Monday, July 6, 2015

8 weeks in....

It is 4:46, p.m. 
I just put the first piece of food into my mouth that I have had all day. 

My hair is filthy, my pants are still somehow too tight, despite all the eating or sitting still I do not do, and my ears are ringing from the screaming. My mascara (I put on while I was at a red light) is streamed down my face, there are more dishes in the sink than in the cabinets, there is puke all over my pants and my house has a faint lingering constant scent of poop. 
I have stopped typing this 12 time already to attend to a scream, a fallen binky, a spit up covered chin or administer another burp. 

So, I know I haven't updated this blog in a little over 8 weeks, but my hands have been a little full. On May 8th, my pregnancy journey ended. At 8:42 and 8:43 a.m. Maddox James and Logan Thomas entered the world as we know it (respectively). They came in weighing well over 4 pounds each and screaming (some things haven't changed). They spent a short 18 days in the NICU at Albany Med and came home, together, on Memorial Day. Considering the circumstances, we could not have asked for a better turn out. Really we are so lucky and blessed. This blessing has had me rather occupied though.

For example - today. 
Today I decided was a good day to try to help their Dad and go to Lowes to get all the items I know he needs to complete our house projects.
Planning ahead, and having learned from the past, I called in their Grandmama for back up. I asked her to meet me at Lowes because it is impossible to push a double stroller and shop. For anything. Ever. And I have learned the horror of one baby becoming upset in a retail setting, and it wasn't pretty.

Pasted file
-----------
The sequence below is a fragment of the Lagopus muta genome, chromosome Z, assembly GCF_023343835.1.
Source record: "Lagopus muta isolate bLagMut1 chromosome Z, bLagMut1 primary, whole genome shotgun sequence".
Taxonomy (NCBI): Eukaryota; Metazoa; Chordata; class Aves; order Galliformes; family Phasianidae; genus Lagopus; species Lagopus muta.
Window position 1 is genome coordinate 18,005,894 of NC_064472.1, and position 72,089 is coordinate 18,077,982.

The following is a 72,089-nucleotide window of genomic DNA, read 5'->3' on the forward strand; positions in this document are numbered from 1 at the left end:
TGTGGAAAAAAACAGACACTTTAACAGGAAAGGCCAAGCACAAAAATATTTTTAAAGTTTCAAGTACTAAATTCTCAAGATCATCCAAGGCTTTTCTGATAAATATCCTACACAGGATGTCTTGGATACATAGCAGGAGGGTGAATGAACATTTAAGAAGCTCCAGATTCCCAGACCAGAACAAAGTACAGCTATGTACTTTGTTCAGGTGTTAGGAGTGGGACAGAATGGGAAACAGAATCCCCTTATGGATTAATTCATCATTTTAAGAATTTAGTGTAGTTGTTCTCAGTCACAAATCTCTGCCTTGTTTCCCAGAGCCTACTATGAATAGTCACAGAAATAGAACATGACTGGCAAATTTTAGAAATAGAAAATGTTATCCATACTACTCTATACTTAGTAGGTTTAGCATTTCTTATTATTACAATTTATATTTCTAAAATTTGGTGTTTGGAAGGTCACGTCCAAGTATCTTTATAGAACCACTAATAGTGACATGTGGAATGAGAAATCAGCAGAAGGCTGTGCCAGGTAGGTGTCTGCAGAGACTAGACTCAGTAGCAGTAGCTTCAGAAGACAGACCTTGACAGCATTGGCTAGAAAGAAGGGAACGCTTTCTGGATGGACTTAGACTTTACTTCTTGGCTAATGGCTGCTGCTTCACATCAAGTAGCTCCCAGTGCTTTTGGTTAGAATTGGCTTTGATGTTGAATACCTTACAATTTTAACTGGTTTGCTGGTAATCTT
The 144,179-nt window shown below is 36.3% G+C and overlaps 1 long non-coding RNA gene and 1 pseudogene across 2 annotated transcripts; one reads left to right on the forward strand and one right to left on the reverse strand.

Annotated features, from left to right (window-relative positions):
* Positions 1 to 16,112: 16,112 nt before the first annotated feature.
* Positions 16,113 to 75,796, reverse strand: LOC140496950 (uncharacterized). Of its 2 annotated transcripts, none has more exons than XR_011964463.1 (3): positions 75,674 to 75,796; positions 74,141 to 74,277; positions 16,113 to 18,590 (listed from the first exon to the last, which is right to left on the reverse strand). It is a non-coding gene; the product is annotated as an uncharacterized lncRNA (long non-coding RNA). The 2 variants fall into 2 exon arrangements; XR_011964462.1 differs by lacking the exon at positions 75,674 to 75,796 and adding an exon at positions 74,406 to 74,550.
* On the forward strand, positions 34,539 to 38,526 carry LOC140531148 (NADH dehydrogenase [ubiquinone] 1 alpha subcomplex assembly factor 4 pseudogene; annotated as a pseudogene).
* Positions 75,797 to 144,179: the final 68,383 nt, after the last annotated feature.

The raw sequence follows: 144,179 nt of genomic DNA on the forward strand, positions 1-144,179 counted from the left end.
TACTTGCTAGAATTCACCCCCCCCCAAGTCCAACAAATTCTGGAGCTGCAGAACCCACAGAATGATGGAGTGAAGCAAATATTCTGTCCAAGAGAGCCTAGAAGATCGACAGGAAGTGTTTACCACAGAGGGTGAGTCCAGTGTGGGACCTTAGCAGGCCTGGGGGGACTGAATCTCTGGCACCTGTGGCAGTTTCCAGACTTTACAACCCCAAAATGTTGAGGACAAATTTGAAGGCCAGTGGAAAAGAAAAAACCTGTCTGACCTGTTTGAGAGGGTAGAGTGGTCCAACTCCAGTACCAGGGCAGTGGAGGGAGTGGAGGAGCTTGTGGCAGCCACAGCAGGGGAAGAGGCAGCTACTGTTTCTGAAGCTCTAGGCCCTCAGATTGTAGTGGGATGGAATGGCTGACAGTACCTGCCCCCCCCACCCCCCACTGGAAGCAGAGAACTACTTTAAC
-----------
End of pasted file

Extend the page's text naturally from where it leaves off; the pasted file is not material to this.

I should've called the whole thing (as if going to Lowes should be considered some massive undertaking) off after the first feeding of the day. I say this because the first feeding went surprisingly well. I managed to keep one child at bay while feeding the other and then switched and got through it all without as much as a scratch! This does not pose well for the rest of the day. Mornings are typically the hardest... what did this day have in store with that in mind?

Instead, I went about my morning, singing and thinking we have turned a corner and things were in fact, getting easier! I dressed and redressed my two beautiful, marvelous, (albeit spitting up everywhere) children. Somehow the hours passed faster than I expected and it was time to feed them again. Looking back, the time flew by because it was spent tending to the screaming animals that hours earlier were sweet angels. I fed them lunch and prepared for our trip to Lowes, assuming the car ride would do us all good. We made it to Lowes in one piece, found Grandmama and began knocking off items on the list. 

This is where it got good. And by good, I mean fully entertaining for any twin parent who has been through it to stand back and watch. And by good I also mean a wonderful lesson in birth control for our teen youth. 
We had spitting up, in amounts that could fill buckets. We had pooping through clothing. We had tears. We had screams. We had complete and utter heart break (mine). We had shoes flying off and mittens disappearing. We had adult sized man farts. We had people stopping to ask "are they twins?" for the millionth time. We had gurgles and whimpers and cries. And all of this times two! (Lucky for me I had Grandmama back up. THANK GOD)

We made it through, not completely unscathed, but we made it. Loaded everything, including two animals that resembled my adorable children, into my car. As my mom kissed me goodbye and made me promise to call if I needed further help that afternoon, I saw the pity in her eyes. A feeling I now know only a mother knows. She can't fix it for me as I can't fix it for my boys. We just have to live through it. 

As I drive I am hoping the boys will fall asleep. I'm starving, exhausted and in need of cleaning my house that awaits but I am willing to drive for the next 15 hours if it means they will sleep and be happy again.
They do sleep.
For 8 minutes.
In the 8th minute I look into the mirror to see Logan wide awake and spitting up, again (really though?! What is possibly left in this kids stomach!?!?!) and I steer towards home.